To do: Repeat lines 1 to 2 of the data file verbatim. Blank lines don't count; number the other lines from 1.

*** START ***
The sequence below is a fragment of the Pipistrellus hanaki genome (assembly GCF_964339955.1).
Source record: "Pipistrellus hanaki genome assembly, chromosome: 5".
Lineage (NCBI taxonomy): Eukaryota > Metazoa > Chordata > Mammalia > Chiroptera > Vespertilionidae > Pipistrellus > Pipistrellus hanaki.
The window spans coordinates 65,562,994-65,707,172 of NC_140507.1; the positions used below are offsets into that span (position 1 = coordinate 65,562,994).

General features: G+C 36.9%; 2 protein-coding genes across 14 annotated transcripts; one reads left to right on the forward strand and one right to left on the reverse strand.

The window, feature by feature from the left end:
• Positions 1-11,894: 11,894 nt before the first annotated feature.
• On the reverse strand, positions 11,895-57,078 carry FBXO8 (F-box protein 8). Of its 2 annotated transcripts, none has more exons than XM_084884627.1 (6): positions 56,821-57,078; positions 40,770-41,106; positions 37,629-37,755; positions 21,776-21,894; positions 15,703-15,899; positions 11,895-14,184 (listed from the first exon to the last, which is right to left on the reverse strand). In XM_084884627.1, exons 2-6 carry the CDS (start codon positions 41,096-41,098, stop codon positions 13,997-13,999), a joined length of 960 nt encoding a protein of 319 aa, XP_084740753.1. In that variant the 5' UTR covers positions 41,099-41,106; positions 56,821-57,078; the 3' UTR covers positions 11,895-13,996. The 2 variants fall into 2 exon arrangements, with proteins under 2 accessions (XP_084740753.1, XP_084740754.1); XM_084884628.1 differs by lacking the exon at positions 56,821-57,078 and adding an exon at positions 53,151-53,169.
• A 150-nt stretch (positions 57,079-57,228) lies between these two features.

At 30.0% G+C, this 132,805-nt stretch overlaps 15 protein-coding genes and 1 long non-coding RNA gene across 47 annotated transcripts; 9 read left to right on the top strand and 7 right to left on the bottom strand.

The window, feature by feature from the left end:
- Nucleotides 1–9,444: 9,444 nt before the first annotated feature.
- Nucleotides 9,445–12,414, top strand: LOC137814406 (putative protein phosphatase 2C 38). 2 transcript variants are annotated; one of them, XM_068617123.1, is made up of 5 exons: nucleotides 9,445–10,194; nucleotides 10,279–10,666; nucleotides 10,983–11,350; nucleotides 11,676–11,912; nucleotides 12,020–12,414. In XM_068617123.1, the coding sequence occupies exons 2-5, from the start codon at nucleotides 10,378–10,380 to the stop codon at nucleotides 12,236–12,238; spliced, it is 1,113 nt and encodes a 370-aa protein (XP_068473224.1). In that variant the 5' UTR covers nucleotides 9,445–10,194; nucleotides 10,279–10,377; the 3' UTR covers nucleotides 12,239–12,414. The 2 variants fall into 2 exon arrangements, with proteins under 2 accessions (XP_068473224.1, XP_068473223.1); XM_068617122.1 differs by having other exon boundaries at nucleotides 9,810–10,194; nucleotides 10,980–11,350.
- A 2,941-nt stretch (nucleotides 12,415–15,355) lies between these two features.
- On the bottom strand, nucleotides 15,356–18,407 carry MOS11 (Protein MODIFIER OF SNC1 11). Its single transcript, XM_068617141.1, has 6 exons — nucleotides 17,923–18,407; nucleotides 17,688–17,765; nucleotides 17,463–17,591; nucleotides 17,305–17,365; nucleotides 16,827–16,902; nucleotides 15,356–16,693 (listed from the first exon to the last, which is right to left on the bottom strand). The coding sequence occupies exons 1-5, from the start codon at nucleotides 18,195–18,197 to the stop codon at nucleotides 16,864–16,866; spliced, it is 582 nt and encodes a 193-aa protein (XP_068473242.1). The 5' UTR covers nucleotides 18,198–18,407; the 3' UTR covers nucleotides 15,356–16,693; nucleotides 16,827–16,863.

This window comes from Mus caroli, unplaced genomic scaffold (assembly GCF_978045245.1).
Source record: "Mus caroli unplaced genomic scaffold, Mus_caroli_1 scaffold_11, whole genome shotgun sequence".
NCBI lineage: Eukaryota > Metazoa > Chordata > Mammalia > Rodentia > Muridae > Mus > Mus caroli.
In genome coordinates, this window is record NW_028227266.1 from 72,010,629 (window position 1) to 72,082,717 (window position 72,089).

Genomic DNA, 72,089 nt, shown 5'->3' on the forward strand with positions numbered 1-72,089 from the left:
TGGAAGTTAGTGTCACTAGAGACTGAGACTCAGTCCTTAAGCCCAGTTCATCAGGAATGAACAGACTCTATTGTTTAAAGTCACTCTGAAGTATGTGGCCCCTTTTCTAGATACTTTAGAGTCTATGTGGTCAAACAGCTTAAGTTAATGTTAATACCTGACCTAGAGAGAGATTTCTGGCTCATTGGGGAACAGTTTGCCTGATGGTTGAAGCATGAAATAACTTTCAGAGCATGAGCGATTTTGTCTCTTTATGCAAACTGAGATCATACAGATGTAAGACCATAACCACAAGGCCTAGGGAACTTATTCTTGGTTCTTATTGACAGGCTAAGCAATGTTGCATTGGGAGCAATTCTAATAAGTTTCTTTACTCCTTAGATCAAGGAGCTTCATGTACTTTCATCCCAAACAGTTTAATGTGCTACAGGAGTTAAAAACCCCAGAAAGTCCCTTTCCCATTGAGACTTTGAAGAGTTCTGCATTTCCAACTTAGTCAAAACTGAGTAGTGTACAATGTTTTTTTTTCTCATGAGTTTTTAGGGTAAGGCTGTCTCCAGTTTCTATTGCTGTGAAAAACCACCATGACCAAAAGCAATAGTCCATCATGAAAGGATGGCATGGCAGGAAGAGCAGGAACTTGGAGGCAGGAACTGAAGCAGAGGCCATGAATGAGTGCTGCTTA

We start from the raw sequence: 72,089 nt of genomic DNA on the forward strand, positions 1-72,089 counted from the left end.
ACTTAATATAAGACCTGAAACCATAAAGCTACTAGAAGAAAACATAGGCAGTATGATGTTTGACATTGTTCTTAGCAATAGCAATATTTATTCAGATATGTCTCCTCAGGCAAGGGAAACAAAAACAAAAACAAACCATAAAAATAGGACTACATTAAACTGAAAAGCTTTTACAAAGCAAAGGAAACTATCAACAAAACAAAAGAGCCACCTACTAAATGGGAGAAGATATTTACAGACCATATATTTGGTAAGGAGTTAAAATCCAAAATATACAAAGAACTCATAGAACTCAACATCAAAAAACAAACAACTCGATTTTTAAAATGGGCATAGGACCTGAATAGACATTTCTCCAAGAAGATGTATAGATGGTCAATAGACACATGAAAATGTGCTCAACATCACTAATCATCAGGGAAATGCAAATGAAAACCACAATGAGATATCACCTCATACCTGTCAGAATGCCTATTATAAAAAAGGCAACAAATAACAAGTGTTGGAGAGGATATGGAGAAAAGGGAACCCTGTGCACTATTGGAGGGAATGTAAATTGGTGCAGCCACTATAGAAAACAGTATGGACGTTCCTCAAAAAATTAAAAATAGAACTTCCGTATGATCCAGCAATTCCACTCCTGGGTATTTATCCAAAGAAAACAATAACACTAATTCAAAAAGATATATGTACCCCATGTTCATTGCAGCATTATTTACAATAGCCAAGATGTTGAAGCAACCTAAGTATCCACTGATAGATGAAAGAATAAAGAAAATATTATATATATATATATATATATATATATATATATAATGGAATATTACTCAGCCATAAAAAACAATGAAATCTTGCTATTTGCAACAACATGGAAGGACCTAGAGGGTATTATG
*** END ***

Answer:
The sequence below is a fragment of the Pipistrellus hanaki genome (assembly GCF_964339955.1).
Source record: "Pipistrellus hanaki genome assembly, chromosome: 5".